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Article by Aly Vinciguerra, Principal HSEC Consultant – Sustainability Pty Ltd

What is a healthy workplace health and safety culture? 

For decades this has been, and continues to be, one of the most difficult questions for organisations to answer and over that time the definition has changed as workplace health and safety has evolved.  Gone are the days where singlet and shorts are accepted as the outdoors workplace attire.  No longer are safety performance indicators targeting a reduction in fatalities.  Confirming fitness for work is an expected and anticipated obligation and the practice of consuming alcohol in the workplace at the end of the week is almost unheard of.  The awareness and the importance of risk management is well understood and tools to facilitate the process integrated into most businesses.  The rules and expectations surrounding workplace health and safety have changed, the bar has been lifting and is continuing to be raised.

A healthy health and safety culture is one where:

  • the safety management system is well integrated and well understood across all levels of the organisation,
  • the organisation’s values and beliefs are aligned to and support the safety and wellbeing of all workers,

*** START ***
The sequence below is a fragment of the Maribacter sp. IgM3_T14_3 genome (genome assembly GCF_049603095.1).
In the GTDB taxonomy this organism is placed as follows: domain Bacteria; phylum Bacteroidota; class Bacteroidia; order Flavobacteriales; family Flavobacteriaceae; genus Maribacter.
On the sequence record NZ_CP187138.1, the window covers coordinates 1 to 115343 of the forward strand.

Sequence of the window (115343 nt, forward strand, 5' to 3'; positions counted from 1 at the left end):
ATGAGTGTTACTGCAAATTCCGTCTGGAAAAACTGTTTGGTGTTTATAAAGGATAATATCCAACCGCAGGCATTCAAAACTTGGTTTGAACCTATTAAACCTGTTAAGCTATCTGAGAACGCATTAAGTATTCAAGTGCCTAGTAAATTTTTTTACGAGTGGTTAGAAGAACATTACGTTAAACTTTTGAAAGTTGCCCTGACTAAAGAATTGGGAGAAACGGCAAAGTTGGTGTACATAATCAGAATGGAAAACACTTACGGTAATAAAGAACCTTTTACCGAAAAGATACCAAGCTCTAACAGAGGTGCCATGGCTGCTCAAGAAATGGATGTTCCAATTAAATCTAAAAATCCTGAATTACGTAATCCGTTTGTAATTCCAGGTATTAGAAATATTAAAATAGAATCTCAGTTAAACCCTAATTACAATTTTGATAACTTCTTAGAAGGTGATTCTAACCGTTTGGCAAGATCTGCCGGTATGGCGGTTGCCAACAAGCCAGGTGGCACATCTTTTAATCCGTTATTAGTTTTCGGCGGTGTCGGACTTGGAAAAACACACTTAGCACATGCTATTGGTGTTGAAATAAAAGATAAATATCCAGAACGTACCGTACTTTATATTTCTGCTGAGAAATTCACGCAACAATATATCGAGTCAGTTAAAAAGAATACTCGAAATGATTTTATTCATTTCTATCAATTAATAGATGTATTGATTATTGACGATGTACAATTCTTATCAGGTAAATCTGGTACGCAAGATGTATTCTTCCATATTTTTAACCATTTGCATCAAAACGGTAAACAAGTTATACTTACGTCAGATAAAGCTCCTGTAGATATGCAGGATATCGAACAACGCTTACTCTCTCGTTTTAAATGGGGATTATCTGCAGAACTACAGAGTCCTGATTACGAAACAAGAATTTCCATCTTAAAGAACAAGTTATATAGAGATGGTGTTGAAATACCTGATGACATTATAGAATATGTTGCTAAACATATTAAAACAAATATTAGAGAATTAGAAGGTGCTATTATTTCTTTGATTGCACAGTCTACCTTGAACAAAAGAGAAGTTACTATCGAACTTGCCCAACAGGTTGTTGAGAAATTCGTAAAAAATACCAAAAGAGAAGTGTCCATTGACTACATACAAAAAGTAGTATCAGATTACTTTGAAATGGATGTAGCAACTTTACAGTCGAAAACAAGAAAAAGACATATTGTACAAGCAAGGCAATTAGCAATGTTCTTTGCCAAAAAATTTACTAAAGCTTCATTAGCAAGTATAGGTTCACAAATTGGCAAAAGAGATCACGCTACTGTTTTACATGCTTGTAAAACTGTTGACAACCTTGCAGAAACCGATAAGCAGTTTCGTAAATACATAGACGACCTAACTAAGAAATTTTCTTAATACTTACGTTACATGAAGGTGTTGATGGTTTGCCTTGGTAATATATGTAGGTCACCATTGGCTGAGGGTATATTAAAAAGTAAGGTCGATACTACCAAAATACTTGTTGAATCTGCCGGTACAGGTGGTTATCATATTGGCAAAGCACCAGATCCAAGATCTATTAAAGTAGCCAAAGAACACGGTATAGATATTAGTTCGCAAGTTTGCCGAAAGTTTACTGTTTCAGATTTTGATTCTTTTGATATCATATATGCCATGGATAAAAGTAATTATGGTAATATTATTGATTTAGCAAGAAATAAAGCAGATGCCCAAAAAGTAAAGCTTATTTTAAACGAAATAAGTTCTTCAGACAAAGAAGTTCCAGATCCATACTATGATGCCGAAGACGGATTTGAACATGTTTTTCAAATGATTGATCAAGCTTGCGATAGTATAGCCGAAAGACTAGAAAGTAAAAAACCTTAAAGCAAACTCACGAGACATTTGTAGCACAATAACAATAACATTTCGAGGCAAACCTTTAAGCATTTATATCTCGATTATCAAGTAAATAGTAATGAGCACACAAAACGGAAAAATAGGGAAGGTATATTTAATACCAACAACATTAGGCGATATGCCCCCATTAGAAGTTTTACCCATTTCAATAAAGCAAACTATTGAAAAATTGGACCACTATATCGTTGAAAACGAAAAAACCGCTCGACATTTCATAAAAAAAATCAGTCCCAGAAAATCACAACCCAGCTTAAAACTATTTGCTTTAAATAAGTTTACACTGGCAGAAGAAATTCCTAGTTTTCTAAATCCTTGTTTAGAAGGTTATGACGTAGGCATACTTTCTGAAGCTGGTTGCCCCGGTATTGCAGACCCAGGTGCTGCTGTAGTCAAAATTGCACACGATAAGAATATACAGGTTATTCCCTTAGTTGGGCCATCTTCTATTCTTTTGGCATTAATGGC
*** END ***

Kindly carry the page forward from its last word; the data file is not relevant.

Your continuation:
• the acceptance, awareness, application and importance of safe work practices infiltrates all levels of the organisation,
  • workers, supervisors and managers are personally invested in their safety and the safety of others,
  • everyone is encouraged to continually look for opportunities to improve safety, health and wellbeing,
  • psychosocial hazards are well understood and well managed, and
  • consultation and communication facilitates transparency and teamwork.

So how does an organisation measure the health of the workplace health and safety culture? 

There are many online options available to undertake surveys that can give a level of understanding of the safety climate of an organisation. Although these can be an excellent barometer of the climate and very useful as a tool to measure changes in the climate over time, they are not always specific enough to translate the findings into meaningful actions and there can be reluctance for individuals to participate or respond honestly where the workplace health and safety culture is poor.  Internal audits and investigations are also mechanisms for assessing the workplace health and safety culture however these require specific questions and skills to be effective and again a poor workplace health and safety culture can inhibit and eliminate meaning findings.

How can Sustainability help?  Our team of skilled professionals can support organisations in developing workplace health and safety culture assessment tools, undertaking workplace health and safety culture assessments, identifying factors contributing the detriment of the organisation’s health and safety culture and, developing fit for purpose management strategies, tools and processes to improve the workplace health and safety culture.  We focus on simple, scalable and sustainable solutions.

Reach out to our team at to see how we can support your organisation.